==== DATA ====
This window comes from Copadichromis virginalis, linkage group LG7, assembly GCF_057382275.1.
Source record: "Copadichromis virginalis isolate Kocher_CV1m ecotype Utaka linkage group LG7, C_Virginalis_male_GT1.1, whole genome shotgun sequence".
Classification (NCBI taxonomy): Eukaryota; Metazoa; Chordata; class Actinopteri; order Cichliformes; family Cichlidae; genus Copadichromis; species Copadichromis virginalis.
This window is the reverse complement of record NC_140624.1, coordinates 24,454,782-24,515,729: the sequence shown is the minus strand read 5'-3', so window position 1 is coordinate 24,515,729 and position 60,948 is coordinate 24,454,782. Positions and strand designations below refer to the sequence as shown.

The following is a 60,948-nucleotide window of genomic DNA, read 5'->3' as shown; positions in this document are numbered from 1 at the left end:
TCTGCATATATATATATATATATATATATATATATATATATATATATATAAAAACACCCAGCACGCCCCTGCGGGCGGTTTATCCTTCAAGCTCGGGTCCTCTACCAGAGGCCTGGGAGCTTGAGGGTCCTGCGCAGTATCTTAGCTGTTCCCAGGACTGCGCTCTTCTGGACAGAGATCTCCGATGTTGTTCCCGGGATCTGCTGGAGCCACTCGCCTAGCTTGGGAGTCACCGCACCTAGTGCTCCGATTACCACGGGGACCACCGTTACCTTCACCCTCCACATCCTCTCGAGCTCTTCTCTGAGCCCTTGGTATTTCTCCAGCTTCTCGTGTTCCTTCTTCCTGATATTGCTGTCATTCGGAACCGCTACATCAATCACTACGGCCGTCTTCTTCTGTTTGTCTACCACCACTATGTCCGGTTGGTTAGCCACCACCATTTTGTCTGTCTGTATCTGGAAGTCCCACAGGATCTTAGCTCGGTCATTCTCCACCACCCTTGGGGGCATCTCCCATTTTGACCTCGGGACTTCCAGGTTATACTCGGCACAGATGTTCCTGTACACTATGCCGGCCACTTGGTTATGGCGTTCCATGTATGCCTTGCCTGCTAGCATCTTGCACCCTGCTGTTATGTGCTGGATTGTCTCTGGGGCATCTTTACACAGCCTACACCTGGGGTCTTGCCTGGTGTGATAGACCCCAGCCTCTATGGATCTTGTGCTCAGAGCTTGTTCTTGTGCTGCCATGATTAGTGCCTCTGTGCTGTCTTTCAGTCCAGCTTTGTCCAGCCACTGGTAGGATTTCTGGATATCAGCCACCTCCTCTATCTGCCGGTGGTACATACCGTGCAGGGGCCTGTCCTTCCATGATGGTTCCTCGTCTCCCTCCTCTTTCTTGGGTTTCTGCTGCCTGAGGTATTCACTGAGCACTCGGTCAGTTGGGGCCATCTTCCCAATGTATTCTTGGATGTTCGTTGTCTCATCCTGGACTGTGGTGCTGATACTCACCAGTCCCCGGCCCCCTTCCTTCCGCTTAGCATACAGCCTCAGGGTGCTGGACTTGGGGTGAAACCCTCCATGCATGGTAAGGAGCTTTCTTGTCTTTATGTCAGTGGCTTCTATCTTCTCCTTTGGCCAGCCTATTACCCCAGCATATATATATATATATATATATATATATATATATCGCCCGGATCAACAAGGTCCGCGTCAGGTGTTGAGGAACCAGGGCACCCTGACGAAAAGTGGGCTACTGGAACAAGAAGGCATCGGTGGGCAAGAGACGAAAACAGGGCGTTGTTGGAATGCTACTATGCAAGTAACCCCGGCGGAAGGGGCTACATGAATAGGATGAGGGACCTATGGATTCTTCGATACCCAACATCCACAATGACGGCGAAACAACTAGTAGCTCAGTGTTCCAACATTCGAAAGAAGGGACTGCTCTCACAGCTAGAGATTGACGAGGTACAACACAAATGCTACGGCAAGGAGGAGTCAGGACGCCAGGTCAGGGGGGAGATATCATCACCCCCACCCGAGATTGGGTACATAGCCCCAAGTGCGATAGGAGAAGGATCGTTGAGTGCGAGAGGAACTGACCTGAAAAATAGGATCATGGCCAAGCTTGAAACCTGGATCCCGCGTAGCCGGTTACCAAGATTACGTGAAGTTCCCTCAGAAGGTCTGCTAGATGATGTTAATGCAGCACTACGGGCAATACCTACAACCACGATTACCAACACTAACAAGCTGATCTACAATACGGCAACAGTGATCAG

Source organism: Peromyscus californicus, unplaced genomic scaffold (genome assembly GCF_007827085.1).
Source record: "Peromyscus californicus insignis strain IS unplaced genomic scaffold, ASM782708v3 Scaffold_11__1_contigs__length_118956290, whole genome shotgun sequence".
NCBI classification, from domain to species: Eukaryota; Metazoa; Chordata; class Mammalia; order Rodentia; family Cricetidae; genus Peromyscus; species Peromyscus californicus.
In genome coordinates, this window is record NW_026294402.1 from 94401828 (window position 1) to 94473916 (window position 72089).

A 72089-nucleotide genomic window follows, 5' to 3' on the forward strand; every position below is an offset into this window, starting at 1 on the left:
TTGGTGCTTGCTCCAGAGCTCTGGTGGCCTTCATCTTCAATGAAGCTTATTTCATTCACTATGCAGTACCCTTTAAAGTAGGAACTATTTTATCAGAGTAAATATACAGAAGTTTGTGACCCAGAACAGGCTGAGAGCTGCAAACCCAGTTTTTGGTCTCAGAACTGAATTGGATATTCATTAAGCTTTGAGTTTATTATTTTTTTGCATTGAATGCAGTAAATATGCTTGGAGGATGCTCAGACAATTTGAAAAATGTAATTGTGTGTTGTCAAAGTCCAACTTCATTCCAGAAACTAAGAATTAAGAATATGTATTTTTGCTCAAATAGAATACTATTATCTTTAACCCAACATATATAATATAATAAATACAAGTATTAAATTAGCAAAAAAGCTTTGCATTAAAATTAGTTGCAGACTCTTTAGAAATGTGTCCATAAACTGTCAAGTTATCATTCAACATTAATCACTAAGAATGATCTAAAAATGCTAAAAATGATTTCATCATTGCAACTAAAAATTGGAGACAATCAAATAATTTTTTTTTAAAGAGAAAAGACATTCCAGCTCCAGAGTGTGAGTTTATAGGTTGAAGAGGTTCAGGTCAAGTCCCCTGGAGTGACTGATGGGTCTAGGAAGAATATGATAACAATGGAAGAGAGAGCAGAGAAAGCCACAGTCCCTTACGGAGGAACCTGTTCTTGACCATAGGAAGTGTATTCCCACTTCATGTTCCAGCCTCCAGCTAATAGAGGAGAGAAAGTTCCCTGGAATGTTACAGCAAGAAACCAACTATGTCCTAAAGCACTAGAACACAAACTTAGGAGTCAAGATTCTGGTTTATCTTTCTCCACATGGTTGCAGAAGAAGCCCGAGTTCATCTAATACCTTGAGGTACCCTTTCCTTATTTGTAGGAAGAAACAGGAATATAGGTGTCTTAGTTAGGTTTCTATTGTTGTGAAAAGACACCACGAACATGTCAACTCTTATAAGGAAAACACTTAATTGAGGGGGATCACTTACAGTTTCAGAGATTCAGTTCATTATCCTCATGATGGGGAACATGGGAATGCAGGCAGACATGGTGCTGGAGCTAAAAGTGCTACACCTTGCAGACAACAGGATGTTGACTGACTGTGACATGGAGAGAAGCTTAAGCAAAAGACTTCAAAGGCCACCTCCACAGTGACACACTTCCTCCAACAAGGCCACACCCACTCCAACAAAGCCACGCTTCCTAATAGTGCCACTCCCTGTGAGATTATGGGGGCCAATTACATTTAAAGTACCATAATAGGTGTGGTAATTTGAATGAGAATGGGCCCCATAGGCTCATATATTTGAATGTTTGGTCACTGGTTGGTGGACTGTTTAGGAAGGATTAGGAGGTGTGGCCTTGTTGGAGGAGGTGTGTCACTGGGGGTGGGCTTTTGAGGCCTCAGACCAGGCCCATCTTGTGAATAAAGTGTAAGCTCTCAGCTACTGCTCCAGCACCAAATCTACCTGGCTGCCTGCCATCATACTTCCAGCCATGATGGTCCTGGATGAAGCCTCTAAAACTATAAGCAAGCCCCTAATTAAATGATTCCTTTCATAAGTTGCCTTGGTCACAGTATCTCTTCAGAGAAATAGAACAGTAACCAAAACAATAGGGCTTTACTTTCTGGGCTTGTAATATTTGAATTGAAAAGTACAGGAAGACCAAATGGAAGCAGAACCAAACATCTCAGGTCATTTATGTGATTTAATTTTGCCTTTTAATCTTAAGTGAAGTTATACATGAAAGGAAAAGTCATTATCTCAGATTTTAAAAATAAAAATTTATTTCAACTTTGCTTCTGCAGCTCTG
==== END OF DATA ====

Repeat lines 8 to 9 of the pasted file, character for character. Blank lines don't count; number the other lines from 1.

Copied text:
Source record: "Peromyscus californicus insignis strain IS unplaced genomic scaffold, ASM782708v3 Scaffold_11__1_contigs__length_118956290, whole genome shotgun sequence".
NCBI classification, from domain to species: Eukaryota; Metazoa; Chordata; class Mammalia; order Rodentia; family Cricetidae; genus Peromyscus; species Peromyscus californicus.